Economic and political observers have been hinting at it for a while before it actually came – the rise of the 99% of the population which do not belong to the wealthiest 1% of society or at least a preview of it. Occupy Wall Street (OWS) introduced itself to America on September 17, 2011 via the occupation of Zuccotti Park in Wall Street, the Financial District of New York City. Before this however, the Occupy Movement has earlier introduced itself on July 30, 2011 in Kuala Lumpur.
Said to be a movement with no clear leaders as well as demands, it was initiated by a Canadian activist group known as Adbusters. Its driving force is the perceived social and economic inequality resulting from the great disparity in the distribution of wealth, thus the now famous 1% representing the biggest percentage of wealth controlled by a very few and the remaining 99% representing the rest of the population who are not as privileged. There is a belief among many that this situation has been made possible by the extraordinary influence the financial services sector has on government and the unabaited greed of certain corporations leading to widespread corruption.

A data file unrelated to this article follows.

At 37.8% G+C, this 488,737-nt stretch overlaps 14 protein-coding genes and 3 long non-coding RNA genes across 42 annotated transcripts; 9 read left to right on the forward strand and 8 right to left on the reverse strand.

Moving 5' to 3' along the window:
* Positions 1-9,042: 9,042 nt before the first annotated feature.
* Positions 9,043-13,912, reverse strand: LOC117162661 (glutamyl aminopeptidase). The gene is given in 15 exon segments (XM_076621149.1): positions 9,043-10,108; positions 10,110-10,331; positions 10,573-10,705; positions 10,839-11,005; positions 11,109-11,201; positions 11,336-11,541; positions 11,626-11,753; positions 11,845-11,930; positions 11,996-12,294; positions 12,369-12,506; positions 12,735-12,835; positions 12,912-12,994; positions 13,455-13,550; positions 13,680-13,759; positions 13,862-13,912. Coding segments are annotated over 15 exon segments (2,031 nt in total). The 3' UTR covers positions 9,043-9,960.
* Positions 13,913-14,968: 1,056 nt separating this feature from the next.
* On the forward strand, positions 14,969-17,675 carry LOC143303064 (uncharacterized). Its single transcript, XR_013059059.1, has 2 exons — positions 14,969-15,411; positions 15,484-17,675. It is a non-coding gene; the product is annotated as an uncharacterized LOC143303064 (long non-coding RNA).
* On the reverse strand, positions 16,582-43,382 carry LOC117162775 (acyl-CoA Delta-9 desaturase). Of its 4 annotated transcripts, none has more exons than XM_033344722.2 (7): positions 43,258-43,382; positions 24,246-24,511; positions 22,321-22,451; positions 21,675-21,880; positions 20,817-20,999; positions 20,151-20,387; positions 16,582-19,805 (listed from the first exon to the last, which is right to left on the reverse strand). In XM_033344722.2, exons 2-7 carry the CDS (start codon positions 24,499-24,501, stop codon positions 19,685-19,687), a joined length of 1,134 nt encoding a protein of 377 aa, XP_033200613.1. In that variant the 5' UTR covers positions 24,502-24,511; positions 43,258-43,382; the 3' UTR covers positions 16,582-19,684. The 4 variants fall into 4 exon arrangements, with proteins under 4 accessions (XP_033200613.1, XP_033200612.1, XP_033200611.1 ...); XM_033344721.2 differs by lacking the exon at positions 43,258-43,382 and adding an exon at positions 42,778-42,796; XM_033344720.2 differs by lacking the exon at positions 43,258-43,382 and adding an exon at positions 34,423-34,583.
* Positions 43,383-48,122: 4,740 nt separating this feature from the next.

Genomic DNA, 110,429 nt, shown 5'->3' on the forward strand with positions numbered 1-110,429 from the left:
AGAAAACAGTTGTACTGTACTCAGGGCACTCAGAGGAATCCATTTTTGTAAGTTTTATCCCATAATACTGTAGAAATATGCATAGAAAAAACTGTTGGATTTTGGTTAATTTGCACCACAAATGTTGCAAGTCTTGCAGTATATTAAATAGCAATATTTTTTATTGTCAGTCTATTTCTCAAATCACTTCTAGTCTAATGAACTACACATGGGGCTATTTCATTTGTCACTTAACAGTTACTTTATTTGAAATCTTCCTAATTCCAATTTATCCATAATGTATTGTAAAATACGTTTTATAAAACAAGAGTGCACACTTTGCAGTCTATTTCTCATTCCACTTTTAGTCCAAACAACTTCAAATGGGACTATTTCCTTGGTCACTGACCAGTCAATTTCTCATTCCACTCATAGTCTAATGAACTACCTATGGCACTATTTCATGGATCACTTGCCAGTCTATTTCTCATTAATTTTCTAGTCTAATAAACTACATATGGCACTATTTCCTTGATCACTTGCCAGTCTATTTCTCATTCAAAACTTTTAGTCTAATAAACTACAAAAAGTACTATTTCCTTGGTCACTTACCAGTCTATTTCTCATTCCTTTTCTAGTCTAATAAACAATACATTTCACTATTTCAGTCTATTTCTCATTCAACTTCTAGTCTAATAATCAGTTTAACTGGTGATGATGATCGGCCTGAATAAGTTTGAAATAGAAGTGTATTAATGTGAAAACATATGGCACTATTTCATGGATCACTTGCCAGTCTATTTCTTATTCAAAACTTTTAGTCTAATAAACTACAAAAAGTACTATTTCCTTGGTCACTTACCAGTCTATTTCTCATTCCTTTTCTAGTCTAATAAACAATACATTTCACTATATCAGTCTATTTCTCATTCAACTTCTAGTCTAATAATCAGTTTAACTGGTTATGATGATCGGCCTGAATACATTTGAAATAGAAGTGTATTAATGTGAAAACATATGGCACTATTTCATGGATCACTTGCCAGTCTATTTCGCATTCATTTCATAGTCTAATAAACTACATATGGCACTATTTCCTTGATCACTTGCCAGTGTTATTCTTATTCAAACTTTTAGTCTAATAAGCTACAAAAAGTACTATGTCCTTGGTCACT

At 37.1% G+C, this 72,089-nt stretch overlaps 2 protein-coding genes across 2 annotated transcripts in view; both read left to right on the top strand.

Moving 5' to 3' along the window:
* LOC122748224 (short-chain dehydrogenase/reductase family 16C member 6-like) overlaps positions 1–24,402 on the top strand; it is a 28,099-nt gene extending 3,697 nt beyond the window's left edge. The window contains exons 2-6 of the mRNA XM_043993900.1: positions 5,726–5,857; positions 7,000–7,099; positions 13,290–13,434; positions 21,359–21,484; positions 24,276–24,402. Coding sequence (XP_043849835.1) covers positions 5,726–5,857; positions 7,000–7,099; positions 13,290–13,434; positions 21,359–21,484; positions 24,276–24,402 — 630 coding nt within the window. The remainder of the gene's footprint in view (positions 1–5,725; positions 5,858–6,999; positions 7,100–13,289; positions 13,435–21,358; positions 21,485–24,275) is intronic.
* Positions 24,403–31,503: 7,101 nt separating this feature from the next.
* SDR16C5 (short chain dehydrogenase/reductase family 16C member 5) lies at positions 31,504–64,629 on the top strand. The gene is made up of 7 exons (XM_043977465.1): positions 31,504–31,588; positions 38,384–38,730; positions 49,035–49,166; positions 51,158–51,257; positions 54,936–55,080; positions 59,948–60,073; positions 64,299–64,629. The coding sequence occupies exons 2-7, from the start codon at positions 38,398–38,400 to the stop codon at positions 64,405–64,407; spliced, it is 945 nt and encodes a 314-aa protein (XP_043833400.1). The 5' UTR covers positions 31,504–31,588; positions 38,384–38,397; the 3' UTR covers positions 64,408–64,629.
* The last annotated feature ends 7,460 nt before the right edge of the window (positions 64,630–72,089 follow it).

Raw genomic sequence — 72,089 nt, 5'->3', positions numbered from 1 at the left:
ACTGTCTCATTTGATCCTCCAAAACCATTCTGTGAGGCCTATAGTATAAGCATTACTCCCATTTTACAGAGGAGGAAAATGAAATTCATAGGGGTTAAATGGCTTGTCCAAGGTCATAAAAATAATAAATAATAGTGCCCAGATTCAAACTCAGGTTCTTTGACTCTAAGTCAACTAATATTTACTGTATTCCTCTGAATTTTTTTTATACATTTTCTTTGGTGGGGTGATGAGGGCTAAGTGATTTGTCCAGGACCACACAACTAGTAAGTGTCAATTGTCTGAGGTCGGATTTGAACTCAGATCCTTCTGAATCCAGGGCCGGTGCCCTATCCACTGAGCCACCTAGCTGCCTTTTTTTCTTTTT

The movement and its actions received mixed reactions although several surveys tend to show that the approval rates are more consistent than the disapproval. Disapproval mainly came from people who believed that they earned their spot among the wealthiest through honest and hard work. Concerns about sanitation, noise, and traffic because of the 2-month occupation of the park also partially account for the disapproval. Over-all however, the sentiments of the movement are shared by many people all over the world as evidenced by the growing list of Occupy Communities spread across the globe. Clearly, the Occupy Wall Street protest which was successfully removed from the park last November 17, 2011 is not the end of the story.